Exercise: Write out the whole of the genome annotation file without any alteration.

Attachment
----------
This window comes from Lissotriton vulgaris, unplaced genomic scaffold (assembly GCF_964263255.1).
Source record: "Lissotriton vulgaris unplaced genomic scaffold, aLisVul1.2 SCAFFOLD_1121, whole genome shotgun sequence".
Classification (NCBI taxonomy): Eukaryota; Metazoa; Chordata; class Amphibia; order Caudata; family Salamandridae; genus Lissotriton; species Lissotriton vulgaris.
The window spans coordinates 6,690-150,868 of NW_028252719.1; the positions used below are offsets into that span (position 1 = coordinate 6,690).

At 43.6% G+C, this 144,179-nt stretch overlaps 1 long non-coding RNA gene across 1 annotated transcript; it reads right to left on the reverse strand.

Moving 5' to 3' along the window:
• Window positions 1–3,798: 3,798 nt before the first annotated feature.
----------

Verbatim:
This window comes from Lissotriton vulgaris, unplaced genomic scaffold (assembly GCF_964263255.1).
Source record: "Lissotriton vulgaris unplaced genomic scaffold, aLisVul1.2 SCAFFOLD_1121, whole genome shotgun sequence".
Classification (NCBI taxonomy): Eukaryota; Metazoa; Chordata; class Amphibia; order Caudata; family Salamandridae; genus Lissotriton; species Lissotriton vulgaris.
The window spans coordinates 6,690-150,868 of NW_028252719.1; the positions used below are offsets into that span (position 1 = coordinate 6,690).

At 43.6% G+C, this 144,179-nt stretch overlaps 1 long non-coding RNA gene across 1 annotated transcript; it reads right to left on the reverse strand.

Moving 5' to 3' along the window:
• Window positions 1–3,798: 3,798 nt before the first annotated feature.